Revision – a bilingual corrective process carried out by a person other than the translator – is highly relevant to achieve good quality translations. Since it is not an easy job, here are some useful tips:
Firstly, the longer the document, the more time should be spent on the initial steps:
- browse through the text to make sure that the translation is complete, and that there no unpleasant surprises (such as the caption of a figure not translated, a missing table, etc.);
- check whether the references are correct and that the wording of any templates has been followed;
- check the formatting: the layout of the translation should correspond exactly to the source document;
- quickly assess the style – does it suit the target audience of the text?
The real process of revision – reading carefully the text in the source and target languages and comparing whether the message has been communicated in a proper way – requires high concentration. It should be remembered that mistakes can occur not only in the meaning conveyed by words, but are often hidden in details: an incorrect preposition, tense, word order or even a comma can change the meaning of the whole sentence.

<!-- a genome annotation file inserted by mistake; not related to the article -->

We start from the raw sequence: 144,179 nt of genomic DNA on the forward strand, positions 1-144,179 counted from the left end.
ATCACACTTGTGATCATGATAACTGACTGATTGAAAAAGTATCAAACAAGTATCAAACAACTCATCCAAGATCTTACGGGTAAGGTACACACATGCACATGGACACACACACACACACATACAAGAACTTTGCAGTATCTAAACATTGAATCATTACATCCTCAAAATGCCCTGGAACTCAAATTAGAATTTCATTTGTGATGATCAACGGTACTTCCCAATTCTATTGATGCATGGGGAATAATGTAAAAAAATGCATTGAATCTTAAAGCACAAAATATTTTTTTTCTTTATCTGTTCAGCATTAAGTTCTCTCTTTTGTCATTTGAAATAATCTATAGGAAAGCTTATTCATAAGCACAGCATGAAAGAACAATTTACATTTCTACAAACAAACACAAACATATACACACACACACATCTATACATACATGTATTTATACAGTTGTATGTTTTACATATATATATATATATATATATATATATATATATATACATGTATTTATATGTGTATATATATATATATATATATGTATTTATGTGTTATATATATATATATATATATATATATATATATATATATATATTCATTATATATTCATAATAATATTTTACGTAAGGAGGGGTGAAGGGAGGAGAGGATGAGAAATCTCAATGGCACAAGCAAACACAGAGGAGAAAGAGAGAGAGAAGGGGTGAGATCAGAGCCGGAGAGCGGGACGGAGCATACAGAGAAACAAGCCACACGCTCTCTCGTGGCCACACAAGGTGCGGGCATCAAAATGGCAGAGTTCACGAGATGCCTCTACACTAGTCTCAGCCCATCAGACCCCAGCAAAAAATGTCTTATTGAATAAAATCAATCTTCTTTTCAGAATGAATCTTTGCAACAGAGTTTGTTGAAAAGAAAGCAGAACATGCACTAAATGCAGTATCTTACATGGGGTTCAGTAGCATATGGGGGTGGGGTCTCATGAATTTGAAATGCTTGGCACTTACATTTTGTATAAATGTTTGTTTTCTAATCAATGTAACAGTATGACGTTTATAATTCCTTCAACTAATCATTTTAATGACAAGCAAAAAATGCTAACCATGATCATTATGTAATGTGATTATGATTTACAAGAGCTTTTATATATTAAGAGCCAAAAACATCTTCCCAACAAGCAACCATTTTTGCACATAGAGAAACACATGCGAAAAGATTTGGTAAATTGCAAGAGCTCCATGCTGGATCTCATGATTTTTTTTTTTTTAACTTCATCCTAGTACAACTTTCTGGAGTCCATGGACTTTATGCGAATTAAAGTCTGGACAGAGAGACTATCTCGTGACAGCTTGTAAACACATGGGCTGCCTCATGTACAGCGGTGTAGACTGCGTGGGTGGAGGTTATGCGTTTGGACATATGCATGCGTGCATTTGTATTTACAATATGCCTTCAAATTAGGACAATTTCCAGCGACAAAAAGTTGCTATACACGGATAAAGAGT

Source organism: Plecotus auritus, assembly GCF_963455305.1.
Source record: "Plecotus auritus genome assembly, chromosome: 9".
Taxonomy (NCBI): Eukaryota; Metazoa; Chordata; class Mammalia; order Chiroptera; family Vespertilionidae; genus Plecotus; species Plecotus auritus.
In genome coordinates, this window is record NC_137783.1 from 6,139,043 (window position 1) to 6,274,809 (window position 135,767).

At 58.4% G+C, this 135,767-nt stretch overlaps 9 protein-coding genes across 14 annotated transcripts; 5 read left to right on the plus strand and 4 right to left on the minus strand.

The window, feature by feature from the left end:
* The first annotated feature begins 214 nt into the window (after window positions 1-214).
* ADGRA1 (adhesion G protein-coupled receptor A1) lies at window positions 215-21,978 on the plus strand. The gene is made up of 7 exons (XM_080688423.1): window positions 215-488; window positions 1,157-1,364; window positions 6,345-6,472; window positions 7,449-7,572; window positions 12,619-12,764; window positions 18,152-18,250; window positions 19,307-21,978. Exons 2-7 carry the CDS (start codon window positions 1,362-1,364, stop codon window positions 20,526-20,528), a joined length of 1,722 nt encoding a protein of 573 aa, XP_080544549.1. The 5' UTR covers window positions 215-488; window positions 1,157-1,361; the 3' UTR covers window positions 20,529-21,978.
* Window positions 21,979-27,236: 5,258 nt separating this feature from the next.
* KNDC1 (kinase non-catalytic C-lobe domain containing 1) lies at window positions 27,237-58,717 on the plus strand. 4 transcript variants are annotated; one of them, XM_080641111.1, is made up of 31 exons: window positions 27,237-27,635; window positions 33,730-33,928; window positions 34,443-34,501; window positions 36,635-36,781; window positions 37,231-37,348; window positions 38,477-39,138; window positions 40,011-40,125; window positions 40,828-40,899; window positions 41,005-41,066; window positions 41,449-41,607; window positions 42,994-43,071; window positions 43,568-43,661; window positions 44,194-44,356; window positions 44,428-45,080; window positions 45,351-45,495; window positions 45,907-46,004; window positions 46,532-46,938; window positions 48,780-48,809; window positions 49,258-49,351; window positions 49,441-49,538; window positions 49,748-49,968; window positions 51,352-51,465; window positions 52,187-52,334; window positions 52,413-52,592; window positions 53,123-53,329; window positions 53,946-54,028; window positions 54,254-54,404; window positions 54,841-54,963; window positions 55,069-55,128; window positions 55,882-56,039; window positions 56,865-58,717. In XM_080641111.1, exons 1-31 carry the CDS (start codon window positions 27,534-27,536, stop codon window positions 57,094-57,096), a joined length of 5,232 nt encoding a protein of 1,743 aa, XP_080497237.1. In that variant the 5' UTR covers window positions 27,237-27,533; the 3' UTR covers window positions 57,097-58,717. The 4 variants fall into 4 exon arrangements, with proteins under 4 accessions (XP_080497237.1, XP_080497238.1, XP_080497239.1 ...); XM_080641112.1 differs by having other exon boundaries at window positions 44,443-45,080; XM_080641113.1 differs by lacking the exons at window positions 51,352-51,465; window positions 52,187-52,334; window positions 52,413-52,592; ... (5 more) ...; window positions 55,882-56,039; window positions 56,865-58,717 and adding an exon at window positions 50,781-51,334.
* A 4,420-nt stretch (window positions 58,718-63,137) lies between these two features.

Beware of the traps while revising: do not create errors or fail to find them; do not make unnecessary changes, reword or even recompose whole paragraphs – you will waste valuable time, and the message may be distorted. Remember, all corrections should be justifiable.
Finally, when you have finished your revision, there is still a job to do: provide feedback. An objective and well reasoned feedback letter with polite and clear comments helps to avoid the recurrence of mistakes. It is an excellent training tool, binds a translator more strongly to the organisation, and shows that quality is really relevant.